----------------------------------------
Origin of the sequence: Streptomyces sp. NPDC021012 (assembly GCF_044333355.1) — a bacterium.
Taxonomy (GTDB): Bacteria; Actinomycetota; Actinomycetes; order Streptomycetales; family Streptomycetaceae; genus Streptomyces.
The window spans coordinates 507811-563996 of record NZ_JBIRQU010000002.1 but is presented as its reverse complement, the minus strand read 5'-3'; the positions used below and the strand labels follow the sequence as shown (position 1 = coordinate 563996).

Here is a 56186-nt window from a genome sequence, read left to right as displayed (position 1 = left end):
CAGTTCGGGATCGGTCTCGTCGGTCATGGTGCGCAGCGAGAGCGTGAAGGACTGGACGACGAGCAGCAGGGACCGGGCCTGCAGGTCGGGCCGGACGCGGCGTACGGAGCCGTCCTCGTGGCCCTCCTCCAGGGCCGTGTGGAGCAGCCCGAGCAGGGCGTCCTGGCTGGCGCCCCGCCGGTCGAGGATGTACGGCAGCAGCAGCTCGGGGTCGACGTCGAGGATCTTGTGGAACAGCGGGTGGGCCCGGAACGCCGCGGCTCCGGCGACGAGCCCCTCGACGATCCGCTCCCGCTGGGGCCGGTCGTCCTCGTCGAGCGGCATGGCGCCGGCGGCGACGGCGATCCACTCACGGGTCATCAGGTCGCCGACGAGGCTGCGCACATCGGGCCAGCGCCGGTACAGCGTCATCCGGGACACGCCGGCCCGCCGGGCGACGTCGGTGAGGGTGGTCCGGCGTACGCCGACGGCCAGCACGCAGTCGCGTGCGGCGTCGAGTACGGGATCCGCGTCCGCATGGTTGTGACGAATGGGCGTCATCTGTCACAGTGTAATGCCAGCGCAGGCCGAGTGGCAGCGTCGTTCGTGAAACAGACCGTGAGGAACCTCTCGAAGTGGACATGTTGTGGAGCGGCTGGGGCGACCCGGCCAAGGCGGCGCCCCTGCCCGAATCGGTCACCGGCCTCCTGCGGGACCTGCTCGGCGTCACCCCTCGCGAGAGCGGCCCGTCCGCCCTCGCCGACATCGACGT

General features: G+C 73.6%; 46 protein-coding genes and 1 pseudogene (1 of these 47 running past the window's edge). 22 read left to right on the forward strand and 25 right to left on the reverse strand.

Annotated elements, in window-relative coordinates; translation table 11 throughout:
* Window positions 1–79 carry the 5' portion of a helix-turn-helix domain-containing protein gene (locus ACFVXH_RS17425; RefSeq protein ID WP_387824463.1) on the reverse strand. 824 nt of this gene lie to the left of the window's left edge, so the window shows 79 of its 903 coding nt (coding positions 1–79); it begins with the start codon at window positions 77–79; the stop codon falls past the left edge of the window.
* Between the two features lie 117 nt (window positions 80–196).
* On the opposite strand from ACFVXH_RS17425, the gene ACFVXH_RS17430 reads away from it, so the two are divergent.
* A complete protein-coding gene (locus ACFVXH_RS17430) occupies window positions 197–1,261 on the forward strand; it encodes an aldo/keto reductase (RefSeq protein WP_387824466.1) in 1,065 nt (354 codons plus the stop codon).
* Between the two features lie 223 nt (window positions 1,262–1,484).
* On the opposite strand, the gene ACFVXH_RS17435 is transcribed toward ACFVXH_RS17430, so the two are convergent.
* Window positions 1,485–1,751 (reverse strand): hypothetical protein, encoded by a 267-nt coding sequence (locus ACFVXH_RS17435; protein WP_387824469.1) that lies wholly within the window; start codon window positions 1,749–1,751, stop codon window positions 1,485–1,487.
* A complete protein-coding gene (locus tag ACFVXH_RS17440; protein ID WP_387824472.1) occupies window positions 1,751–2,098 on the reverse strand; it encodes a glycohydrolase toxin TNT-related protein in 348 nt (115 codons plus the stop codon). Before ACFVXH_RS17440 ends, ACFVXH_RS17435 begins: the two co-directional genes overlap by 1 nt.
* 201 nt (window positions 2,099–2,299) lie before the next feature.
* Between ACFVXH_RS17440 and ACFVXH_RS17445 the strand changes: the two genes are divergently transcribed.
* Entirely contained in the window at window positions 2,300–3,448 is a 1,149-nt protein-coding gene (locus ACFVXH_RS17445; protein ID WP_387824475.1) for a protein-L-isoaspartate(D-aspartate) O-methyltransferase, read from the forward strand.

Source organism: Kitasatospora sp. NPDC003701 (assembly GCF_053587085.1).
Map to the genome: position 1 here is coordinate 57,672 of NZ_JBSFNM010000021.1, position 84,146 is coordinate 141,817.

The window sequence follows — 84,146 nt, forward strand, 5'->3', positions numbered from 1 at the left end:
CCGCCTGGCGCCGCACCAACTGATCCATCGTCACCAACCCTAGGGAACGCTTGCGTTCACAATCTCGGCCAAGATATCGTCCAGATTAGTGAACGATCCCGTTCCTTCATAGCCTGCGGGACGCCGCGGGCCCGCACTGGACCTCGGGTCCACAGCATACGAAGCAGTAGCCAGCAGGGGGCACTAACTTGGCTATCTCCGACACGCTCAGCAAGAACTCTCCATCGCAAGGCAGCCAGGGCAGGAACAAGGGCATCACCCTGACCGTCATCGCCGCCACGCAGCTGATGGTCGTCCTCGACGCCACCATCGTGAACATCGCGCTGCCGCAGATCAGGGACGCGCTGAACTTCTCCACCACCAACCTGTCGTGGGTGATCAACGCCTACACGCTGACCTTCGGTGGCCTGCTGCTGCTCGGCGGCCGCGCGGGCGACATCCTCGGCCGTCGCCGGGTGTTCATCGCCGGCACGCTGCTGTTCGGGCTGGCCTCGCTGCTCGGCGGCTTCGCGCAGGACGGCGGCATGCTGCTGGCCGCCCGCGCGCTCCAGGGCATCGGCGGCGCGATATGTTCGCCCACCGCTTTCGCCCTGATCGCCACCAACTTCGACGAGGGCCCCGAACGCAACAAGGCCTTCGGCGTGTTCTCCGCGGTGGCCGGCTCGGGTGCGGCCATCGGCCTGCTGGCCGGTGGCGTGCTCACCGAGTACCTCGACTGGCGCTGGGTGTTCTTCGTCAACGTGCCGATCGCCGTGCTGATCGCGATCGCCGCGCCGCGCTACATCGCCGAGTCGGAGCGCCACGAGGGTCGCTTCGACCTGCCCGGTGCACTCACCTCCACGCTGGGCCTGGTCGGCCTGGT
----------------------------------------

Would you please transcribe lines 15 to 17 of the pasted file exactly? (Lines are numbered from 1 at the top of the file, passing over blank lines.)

* A complete protein-coding gene (locus tag ACFVXH_RS17440; protein ID WP_387824472.1) occupies window positions 1,751–2,098 on the reverse strand; it encodes a glycohydrolase toxin TNT-related protein in 348 nt (115 codons plus the stop codon). Before ACFVXH_RS17440 ends, ACFVXH_RS17435 begins: the two co-directional genes overlap by 1 nt.
* 201 nt (window positions 2,099–2,299) lie before the next feature.
* Between ACFVXH_RS17440 and ACFVXH_RS17445 the strand changes: the two genes are divergently transcribed.